Four Ways To Break Through Your Fear And Self-Doubt

by Terry Gault

When I read this piece from Forbes offering 4 simple approaches to move beyond one’s fear and self-doubt, I knew that I wanted to share it here with our readers.

They offer the following 4 suggestions and offer up broad examples:

1. Take a No-Excuses Approach
2. Feel the Fear—But Do It Anyway
3. Be Willing to Stretch Beyond Your Comfort Zone
4. Take Decisive Action

These same 4 steps are important in taking on communication and public speaking challenges, too.  I’ve added my own thoughts that narrow the scope of the 4 approaches to communication.

1. Take a No-Excuses Approach

It’s easy to come up with ‘reasons’ (excuses) to avoid a difficult conversation or avoid volunteering to take up a speaking opportunity that might raise your visibility within your organization or community.

Those who will succeed will not let their ‘reasons’ prevent them from moving forward because they are willing to  …

2. Feel the Fear—But Do It Anyway

Feeling fear or anxiety when approaching a difficult conversation (giving candid feedback to a peer or boss, addressing a conflict, delivering a high-stakes talk, etc) is to be expected.  It does not make you abnormal or signal that you are more or less likely to fail.  Normal healthy people all feel fear or anxiety regardless of their position or history of success.  Taking on anything where the outcome is uncertain is likely to invoke fear.

Simply put, the people who ultimately succeed don’t let the feeling stop them from moving forward.   The point of the article is that hiding or avoiding the fear is not a long term solution.  Instead, you must move directly toward the fear.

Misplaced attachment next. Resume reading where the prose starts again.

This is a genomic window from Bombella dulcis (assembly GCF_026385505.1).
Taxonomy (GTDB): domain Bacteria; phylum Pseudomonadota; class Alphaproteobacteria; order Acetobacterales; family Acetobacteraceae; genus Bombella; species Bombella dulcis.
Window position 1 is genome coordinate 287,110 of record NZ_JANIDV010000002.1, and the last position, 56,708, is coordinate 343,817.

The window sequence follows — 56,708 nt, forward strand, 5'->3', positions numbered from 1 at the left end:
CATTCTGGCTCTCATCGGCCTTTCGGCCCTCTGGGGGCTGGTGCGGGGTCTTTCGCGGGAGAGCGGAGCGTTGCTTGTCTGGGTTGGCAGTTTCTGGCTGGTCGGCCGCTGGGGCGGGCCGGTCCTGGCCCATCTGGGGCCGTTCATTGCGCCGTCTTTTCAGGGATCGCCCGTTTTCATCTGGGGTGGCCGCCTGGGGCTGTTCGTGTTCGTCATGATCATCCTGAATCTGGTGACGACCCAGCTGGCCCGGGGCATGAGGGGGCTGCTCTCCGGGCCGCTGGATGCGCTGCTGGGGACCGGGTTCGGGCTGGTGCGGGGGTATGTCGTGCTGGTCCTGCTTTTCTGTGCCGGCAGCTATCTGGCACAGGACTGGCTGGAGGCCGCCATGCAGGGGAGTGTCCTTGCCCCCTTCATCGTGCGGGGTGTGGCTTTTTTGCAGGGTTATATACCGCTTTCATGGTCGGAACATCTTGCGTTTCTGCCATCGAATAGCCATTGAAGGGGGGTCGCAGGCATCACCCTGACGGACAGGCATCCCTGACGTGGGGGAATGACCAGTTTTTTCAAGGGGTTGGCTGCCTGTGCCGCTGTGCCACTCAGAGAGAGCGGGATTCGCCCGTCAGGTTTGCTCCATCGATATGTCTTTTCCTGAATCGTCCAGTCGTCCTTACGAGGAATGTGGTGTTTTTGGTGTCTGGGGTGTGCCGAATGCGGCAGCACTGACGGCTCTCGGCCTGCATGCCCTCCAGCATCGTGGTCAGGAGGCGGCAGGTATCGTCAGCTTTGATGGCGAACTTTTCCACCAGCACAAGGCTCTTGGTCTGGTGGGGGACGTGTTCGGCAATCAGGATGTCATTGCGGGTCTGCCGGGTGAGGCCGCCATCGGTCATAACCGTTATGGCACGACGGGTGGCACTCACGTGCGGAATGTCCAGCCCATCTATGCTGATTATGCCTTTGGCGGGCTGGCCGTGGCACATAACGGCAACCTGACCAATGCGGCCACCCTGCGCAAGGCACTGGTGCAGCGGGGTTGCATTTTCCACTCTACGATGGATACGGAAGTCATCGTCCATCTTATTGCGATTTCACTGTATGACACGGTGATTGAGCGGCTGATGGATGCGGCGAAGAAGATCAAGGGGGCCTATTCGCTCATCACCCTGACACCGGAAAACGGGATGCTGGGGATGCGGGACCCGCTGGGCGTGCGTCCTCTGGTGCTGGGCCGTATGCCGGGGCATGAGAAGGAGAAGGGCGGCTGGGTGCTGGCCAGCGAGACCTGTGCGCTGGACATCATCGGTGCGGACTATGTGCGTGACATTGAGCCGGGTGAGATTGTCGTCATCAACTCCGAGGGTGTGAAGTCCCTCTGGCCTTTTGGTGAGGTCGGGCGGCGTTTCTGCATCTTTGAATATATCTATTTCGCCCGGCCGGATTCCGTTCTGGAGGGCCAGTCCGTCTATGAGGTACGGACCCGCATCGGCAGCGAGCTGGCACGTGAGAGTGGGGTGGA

In fact, I would hazard that you are bound to feel fear and anxiety if you are willing to  …

3. Be Willing to Stretch Beyond Your Comfort Zone

If you only take on activities that feel comfortable, you will not grow beyond your current capacity and level of competence.  You will become stuck where you are and are even likely to regress.

4. Take Decisive Action

I suggest breaking your goal down into clear, simple actions that you know you can handle.  For example:

A) If you are avoiding addressing an ongoing conflict with a colleague, write down your impressions of the root cause, what responsibility you bear in the conflict, ideas about how to resolve it,  and (most important) some open-ended questions that you will pose to the other party or parties involved.  This simple step will help to make you feel less stuck and open up the possibility of ultimate resolution.

B) If you are avoiding volunteering for a speaking opportunity, write down the potential benefits of raising your hand: increased visibility up the chain of command, being seen as a credible subject matter expert, raising your profile as a leader in the organization or community.

Doing these simple steps is likely to increase your confidence level and prompt you to take the next action on the path to achieving your goal.

Finally, it’s useful to ask a trusted colleague, mentor or coach to help you work through this 4 step process.

In the words of Anias Nin:
“And the day came when the risk to remain tight in a bud was more painful than the risk it took to blossom”

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photo credit: mat honan


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